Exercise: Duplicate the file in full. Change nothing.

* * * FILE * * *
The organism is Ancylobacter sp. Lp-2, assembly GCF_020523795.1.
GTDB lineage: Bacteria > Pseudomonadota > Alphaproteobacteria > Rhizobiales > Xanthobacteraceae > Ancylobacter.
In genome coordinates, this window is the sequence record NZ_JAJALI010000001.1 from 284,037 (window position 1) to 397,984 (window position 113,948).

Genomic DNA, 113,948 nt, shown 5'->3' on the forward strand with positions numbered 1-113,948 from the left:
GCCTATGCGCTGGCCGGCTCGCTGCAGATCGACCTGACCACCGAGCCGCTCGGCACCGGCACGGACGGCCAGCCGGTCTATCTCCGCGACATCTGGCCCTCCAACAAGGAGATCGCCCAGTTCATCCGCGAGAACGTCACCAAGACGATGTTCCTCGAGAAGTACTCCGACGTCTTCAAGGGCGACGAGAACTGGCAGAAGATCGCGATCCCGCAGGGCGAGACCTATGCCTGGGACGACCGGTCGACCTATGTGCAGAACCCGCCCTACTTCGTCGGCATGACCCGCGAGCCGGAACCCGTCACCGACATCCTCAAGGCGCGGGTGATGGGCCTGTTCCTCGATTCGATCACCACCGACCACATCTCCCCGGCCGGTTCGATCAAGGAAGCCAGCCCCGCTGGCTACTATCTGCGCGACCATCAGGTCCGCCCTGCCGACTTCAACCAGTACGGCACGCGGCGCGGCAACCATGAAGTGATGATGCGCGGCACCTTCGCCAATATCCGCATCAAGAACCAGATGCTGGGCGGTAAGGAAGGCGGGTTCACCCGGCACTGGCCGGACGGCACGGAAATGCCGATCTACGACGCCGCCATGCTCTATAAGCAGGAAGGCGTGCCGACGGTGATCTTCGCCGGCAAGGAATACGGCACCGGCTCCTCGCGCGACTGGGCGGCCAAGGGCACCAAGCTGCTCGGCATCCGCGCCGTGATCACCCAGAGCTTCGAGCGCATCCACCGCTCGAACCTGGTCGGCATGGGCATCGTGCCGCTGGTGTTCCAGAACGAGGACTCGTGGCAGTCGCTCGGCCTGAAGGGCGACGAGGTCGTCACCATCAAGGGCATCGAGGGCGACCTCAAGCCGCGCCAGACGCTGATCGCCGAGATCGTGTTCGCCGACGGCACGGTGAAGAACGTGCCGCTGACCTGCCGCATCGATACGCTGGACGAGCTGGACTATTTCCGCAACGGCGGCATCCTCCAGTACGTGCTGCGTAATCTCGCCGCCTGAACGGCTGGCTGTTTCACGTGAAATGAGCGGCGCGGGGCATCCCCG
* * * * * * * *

The organism is Ancylobacter sp. Lp-2, assembly GCF_020523795.1.
GTDB lineage: Bacteria > Pseudomonadota > Alphaproteobacteria > Rhizobiales > Xanthobacteraceae > Ancylobacter.
In genome coordinates, this window is the sequence record NZ_JAJALI010000001.1 from 284,037 (window position 1) to 397,984 (window position 113,948).

Genomic DNA, 113,948 nt, shown 5'->3' on the forward strand with positions numbered 1-113,948 from the left:
GCCTATGCGCTGGCCGGCTCGCTGCAGATCGACCTGACCACCGAGCCGCTCGGCACCGGCACGGACGGCCAGCCGGTCTATCTCCGCGACATCTGGCCCTCCAACAAGGAGATCGCCCAGTTCATCCGCGAGAACGTCACCAAGACGATGTTCCTCGAGAAGTACTCCGACGTCTTCAAGGGCGACGAGAACTGGCAGAAGATCGCGATCCCGCAGGGCGAGACCTATGCCTGGGACGACCGGTCGACCTATGTGCAGAACCCGCCCTACTTCGTCGGCATGACCCGCGAGCCGGAACCCGTCACCGACATCCTCAAGGCGCGGGTGATGGGCCTGTTCCTCGATTCGATCACCACCGACCACATCTCCCCGGCCGGTTCGATCAAGGAAGCCAGCCCCGCTGGCTACTATCTGCGCGACCATCAGGTCCGCCCTGCCGACTTCAACCAGTACGGCACGCGGCGCGGCAACCATGAAGTGATGATGCGCGGCACCTTCGCCAATATCCGCATCAAGAACCAGATGCTGGGCGGTAAGGAAGGCGGGTTCACCCGGCACTGGCCGGACGGCACGGAAATGCCGATCTACGACGCCGCCATGCTCTATAAGCAGGAAGGCGTGCCGACGGTGATCTTCGCCGGCAAGGAATACGGCACCGGCTCCTCGCGCGACTGGGCGGCCAAGGGCACCAAGCTGCTCGGCATCCGCGCCGTGATCACCCAGAGCTTCGAGCGCATCCACCGCTCGAACCTGGTCGGCATGGGCATCGTGCCGCTGGTGTTCCAGAACGAGGACTCGTGGCAGTCGCTCGGCCTGAAGGGCGACGAGGTCGTCACCATCAAGGGCATCGAGGGCGACCTCAAGCCGCGCCAGACGCTGATCGCCGAGATCGTGTTCGCCGACGGCACGGTGAAGAACGTGCCGCTGACCTGCCGCATCGATACGCTGGACGAGCTGGACTATTTCCGCAACGGCGGCATCCTCCAGTACGTGCTGCGTAATCTCGCCGCCTGAACGGCTGGCTGTTTCACGTGAAATGAGCGGCGCGGGGCATCCCCG